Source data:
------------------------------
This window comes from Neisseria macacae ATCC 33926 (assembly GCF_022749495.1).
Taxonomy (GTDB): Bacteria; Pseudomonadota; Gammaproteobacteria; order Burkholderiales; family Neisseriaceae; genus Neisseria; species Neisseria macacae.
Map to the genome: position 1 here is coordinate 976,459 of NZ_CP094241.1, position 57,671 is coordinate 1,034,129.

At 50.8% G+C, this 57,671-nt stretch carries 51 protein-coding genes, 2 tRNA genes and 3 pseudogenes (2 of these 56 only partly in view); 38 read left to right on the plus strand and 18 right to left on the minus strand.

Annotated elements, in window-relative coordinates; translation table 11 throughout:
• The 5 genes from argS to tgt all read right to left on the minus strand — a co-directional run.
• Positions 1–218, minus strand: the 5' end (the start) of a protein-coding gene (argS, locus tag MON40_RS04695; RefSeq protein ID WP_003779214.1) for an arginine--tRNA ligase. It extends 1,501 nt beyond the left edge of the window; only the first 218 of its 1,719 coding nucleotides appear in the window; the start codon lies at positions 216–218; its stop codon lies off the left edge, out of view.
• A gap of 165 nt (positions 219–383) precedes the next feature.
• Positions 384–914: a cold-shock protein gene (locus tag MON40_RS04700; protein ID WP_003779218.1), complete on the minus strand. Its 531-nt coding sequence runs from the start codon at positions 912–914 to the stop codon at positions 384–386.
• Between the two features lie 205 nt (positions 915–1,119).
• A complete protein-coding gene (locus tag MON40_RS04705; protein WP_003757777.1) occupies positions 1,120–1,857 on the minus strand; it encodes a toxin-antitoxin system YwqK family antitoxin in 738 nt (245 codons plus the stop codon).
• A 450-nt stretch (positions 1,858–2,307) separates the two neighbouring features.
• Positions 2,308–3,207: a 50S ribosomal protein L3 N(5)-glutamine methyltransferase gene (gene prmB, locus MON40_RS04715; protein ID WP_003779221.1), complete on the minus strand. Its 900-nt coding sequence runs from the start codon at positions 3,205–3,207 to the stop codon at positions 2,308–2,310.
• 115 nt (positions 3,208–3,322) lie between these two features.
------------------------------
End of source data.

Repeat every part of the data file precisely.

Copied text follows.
This window comes from Neisseria macacae ATCC 33926 (assembly GCF_022749495.1).
Taxonomy (GTDB): Bacteria; Pseudomonadota; Gammaproteobacteria; order Burkholderiales; family Neisseriaceae; genus Neisseria; species Neisseria macacae.
Map to the genome: position 1 here is coordinate 976,459 of NZ_CP094241.1, position 57,671 is coordinate 1,034,129.

At 50.8% G+C, this 57,671-nt stretch carries 51 protein-coding genes, 2 tRNA genes and 3 pseudogenes (2 of these 56 only partly in view); 38 read left to right on the plus strand and 18 right to left on the minus strand.

Annotated elements, in window-relative coordinates; translation table 11 throughout:
• The 5 genes from argS to tgt all read right to left on the minus strand — a co-directional run.
• Positions 1–218, minus strand: the 5' end (the start) of a protein-coding gene (argS, locus tag MON40_RS04695; RefSeq protein ID WP_003779214.1) for an arginine--tRNA ligase. It extends 1,501 nt beyond the left edge of the window; only the first 218 of its 1,719 coding nucleotides appear in the window; the start codon lies at positions 216–218; its stop codon lies off the left edge, out of view.
• A gap of 165 nt (positions 219–383) precedes the next feature.
• Positions 384–914: a cold-shock protein gene (locus tag MON40_RS04700; protein ID WP_003779218.1), complete on the minus strand. Its 531-nt coding sequence runs from the start codon at positions 912–914 to the stop codon at positions 384–386.
• Between the two features lie 205 nt (positions 915–1,119).
• A complete protein-coding gene (locus tag MON40_RS04705; protein WP_003757777.1) occupies positions 1,120–1,857 on the minus strand; it encodes a toxin-antitoxin system YwqK family antitoxin in 738 nt (245 codons plus the stop codon).
• A 450-nt stretch (positions 1,858–2,307) separates the two neighbouring features.
• Positions 2,308–3,207: a 50S ribosomal protein L3 N(5)-glutamine methyltransferase gene (gene prmB, locus MON40_RS04715; protein ID WP_003779221.1), complete on the minus strand. Its 900-nt coding sequence runs from the start codon at positions 3,205–3,207 to the stop codon at positions 2,308–2,310.
• 115 nt (positions 3,208–3,322) lie between these two features.